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Microbes to the Rescue: “Scrubbing Bubbles” Made by Bacteria May Solve the U.S Energy Crisis (PDF)
Michael J. McInerney, Legacy, newsletter of the Univ. of Okla. Dept. of Botany and Microbiology
Never say never when it comes to the capabilities of microorganisms. From eating nasty chemicals to removing radioactive isotopes from solution, the world of microorganisms displays an incredible capacity to do the unthinkable. So, can microbes help solve the growing demand for liquid transportation fuel? It looks very promising based on the results of the OU Microbially Enhanced Oil Recovery team lead by Professors Mike McInerney and Roy Knapp (Petroleum and Geological Engineering).
… About 300 billion barrels of crude oil remain in domestic oil reservoirs after current recovery technologies reach their economic limit. The OU team found a number of microorganisms (Bacillus species) that make detergents that act like little scrubbing bubbles to clean the oil off of rock surfaces and bring the oil to the surface.
The big question was whether the microorganisms would be effective when injected into an actual oil reservoir. The OU group conducted a well-controlled, field experiment to answer this question in collaboration with individuals from a local oil company, Arrow Holding, Inc.
… Overall, the test showed that the bacteria stimulated oil production and, with further optimization, detergentmaking bacteria can provide an economic way to reduce our oil nation’s dependence foreign imports and to stimulate Oklahoma’s economy.
Contributor Amy W. writes:
From page 4 of the Fall 2007 issue of The Legacy, newsletter of the Univ. of Okla. Dept. of Botany and Microbiology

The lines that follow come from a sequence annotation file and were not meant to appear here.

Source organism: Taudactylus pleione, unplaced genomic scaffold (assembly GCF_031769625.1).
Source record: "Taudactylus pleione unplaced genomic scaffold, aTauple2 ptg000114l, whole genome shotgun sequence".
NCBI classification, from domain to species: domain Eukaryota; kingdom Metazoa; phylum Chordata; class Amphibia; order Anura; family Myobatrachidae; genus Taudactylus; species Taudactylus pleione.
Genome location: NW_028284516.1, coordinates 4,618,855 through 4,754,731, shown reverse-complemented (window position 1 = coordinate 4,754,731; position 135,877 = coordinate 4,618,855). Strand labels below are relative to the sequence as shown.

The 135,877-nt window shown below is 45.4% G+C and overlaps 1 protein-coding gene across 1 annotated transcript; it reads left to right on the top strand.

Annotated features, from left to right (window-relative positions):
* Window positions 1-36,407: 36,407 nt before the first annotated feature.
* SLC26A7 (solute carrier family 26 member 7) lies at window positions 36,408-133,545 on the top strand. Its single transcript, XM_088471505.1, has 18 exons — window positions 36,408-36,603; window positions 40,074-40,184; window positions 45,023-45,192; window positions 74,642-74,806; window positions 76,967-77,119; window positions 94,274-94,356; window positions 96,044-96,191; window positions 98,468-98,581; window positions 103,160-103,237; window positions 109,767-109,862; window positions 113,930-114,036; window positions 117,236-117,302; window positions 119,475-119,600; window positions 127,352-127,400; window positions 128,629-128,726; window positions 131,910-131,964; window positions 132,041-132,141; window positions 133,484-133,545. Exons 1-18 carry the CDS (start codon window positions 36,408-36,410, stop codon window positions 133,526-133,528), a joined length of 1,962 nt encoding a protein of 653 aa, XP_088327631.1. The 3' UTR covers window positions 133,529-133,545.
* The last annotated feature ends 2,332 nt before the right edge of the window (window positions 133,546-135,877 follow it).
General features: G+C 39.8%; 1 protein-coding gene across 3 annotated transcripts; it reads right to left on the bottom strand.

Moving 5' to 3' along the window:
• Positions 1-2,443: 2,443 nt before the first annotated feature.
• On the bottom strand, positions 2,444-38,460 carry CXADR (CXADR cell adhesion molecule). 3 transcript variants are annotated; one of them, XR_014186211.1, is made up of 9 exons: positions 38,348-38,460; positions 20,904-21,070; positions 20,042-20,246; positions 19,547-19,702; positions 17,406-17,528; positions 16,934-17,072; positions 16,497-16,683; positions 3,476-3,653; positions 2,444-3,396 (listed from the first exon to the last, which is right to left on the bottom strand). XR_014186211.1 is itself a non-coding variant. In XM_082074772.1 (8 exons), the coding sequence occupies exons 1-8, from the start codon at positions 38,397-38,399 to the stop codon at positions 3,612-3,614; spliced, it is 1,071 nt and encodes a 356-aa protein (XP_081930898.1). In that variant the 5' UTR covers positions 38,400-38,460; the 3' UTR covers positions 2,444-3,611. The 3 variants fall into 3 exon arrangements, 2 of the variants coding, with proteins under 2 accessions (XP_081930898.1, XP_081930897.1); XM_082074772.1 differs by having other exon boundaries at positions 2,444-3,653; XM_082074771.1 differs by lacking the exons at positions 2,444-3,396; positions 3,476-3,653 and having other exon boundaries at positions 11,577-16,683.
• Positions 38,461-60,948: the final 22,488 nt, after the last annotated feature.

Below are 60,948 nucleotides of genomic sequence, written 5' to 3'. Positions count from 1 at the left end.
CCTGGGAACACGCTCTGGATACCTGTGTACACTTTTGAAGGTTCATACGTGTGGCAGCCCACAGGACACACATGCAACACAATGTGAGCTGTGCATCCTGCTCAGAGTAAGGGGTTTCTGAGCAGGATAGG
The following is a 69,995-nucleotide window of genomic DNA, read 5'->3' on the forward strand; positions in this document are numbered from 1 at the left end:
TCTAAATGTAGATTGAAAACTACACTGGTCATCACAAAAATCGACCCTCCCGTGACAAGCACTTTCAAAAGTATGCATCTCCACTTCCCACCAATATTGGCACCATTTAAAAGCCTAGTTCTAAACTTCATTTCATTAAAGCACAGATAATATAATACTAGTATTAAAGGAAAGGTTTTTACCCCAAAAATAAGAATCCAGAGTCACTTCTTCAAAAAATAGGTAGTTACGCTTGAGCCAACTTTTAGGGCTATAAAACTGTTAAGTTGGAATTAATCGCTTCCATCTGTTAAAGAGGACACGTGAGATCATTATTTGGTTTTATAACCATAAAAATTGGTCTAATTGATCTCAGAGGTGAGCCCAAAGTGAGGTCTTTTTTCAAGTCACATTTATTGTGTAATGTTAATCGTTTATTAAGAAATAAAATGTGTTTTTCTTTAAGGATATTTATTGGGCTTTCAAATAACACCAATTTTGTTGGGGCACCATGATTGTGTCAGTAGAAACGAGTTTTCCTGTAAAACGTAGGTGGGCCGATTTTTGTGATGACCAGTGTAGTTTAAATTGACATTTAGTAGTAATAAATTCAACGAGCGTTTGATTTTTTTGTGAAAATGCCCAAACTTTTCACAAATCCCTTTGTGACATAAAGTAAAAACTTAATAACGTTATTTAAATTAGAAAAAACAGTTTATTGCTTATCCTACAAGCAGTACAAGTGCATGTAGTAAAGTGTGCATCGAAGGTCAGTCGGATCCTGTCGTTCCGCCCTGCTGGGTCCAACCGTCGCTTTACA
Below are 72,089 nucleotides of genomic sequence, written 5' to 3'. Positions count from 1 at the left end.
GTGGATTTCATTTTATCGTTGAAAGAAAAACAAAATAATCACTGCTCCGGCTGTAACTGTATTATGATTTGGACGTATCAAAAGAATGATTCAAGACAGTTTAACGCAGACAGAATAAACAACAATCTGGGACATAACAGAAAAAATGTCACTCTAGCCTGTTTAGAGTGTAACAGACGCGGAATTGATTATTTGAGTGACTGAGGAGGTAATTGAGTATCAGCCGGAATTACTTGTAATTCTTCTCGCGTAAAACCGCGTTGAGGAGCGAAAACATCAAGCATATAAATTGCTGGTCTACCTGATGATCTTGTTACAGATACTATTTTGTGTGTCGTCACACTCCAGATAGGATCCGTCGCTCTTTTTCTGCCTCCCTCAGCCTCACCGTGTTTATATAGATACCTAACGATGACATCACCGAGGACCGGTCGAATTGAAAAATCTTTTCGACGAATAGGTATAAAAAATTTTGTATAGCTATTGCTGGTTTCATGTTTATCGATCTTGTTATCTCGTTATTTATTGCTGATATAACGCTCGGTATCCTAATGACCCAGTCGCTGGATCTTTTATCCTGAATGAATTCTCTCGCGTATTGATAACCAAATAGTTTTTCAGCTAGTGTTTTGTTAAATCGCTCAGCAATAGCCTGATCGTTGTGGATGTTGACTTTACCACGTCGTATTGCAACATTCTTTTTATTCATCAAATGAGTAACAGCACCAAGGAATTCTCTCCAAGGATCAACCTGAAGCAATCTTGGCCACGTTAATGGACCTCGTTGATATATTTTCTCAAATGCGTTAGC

Power from the final frontier
James Bloom, Guardian
Giant collectors in space that beam solar energy back to Earth could soon be a reality. And, as James Bloom reports, it could be a bigger moneyspinner than space tourism
At some point before 2050, satellites collecting solar power and beaming it back to Earth will become a primary energy source, streaming terawatts of electricity continuously from space. That’s if you believe a recent report from the Pentagon’s National Security Space Office, which says confidently that we will see “a basic proof-of-concept within 4-6 years and a substantial power demonstration as early as 2017-2020”.
It’s obvious in some ways: above the atmosphere, a solar cell receives about 40 times more energy per year than an equivalent site on the ground, due to the absence of atmospheric scattering and seasonal or nightly reductions in light.
The NSSO suggests that an orbiting spacecraft with solar panel arrays would be comparable to current ground-based installations spanning hectares and, eventually, a few square kilometres. Then that energy can be sent to the ground – using, the Pentagon suggests, a giant laser or microwave beam.